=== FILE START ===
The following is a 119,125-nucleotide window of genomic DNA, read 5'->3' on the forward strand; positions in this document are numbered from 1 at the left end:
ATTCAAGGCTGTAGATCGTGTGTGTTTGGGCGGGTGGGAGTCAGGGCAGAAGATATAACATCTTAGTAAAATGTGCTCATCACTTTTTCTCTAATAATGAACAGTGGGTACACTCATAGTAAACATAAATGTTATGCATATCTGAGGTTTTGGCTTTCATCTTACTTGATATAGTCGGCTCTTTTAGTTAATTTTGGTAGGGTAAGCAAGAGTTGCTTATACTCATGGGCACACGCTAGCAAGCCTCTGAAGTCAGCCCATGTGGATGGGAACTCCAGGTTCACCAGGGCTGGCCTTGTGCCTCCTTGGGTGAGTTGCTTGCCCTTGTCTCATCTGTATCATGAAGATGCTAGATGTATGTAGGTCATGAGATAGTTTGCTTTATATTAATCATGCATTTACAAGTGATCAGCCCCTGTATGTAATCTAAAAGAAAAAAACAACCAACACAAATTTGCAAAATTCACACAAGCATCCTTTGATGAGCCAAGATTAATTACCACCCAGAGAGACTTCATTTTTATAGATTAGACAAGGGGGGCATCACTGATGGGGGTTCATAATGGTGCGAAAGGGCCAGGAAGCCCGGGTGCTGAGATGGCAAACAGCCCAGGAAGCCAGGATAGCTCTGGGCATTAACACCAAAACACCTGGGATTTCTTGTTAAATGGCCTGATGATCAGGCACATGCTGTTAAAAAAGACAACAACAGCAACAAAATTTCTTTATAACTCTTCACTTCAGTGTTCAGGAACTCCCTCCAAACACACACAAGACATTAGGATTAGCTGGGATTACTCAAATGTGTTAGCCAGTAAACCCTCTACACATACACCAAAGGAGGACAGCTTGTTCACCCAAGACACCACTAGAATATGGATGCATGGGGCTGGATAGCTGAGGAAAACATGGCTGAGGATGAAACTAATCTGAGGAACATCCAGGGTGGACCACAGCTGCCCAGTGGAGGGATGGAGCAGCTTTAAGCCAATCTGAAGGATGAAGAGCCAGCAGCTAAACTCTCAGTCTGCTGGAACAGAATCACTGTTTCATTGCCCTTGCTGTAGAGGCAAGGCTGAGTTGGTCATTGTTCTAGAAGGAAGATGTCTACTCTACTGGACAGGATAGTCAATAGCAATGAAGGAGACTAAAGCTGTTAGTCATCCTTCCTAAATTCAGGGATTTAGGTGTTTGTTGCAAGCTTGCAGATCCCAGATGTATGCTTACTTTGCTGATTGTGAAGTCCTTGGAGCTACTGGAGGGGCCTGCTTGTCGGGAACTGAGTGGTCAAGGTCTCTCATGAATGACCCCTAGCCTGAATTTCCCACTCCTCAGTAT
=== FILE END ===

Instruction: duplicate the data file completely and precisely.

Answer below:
The following is a 119,125-nucleotide window of genomic DNA, read 5'->3' on the forward strand; positions in this document are numbered from 1 at the left end:
ATTCAAGGCTGTAGATCGTGTGTGTTTGGGCGGGTGGGAGTCAGGGCAGAAGATATAACATCTTAGTAAAATGTGCTCATCACTTTTTCTCTAATAATGAACAGTGGGTACACTCATAGTAAACATAAATGTTATGCATATCTGAGGTTTTGGCTTTCATCTTACTTGATATAGTCGGCTCTTTTAGTTAATTTTGGTAGGGTAAGCAAGAGTTGCTTATACTCATGGGCACACGCTAGCAAGCCTCTGAAGTCAGCCCATGTGGATGGGAACTCCAGGTTCACCAGGGCTGGCCTTGTGCCTCCTTGGGTGAGTTGCTTGCCCTTGTCTCATCTGTATCATGAAGATGCTAGATGTATGTAGGTCATGAGATAGTTTGCTTTATATTAATCATGCATTTACAAGTGATCAGCCCCTGTATGTAATCTAAAAGAAAAAAACAACCAACACAAATTTGCAAAATTCACACAAGCATCCTTTGATGAGCCAAGATTAATTACCACCCAGAGAGACTTCATTTTTATAGATTAGACAAGGGGGGCATCACTGATGGGGGTTCATAATGGTGCGAAAGGGCCAGGAAGCCCGGGTGCTGAGATGGCAAACAGCCCAGGAAGCCAGGATAGCTCTGGGCATTAACACCAAAACACCTGGGATTTCTTGTTAAATGGCCTGATGATCAGGCACATGCTGTTAAAAAAGACAACAACAGCAACAAAATTTCTTTATAACTCTTCACTTCAGTGTTCAGGAACTCCCTCCAAACACACACAAGACATTAGGATTAGCTGGGATTACTCAAATGTGTTAGCCAGTAAACCCTCTACACATACACCAAAGGAGGACAGCTTGTTCACCCAAGACACCACTAGAATATGGATGCATGGGGCTGGATAGCTGAGGAAAACATGGCTGAGGATGAAACTAATCTGAGGAACATCCAGGGTGGACCACAGCTGCCCAGTGGAGGGATGGAGCAGCTTTAAGCCAATCTGAAGGATGAAGAGCCAGCAGCTAAACTCTCAGTCTGCTGGAACAGAATCACTGTTTCATTGCCCTTGCTGTAGAGGCAAGGCTGAGTTGGTCATTGTTCTAGAAGGAAGATGTCTACTCTACTGGACAGGATAGTCAATAGCAATGAAGGAGACTAAAGCTGTTAGTCATCCTTCCTAAATTCAGGGATTTAGGTGTTTGTTGCAAGCTTGCAGATCCCAGATGTATGCTTACTTTGCTGATTGTGAAGTCCTTGGAGCTACTGGAGGGGCCTGCTTGTCGGGAACTGAGTGGTCAAGGTCTCTCATGAATGACCCCTAGCCTGAATTTCCCACTCCTCAGTAT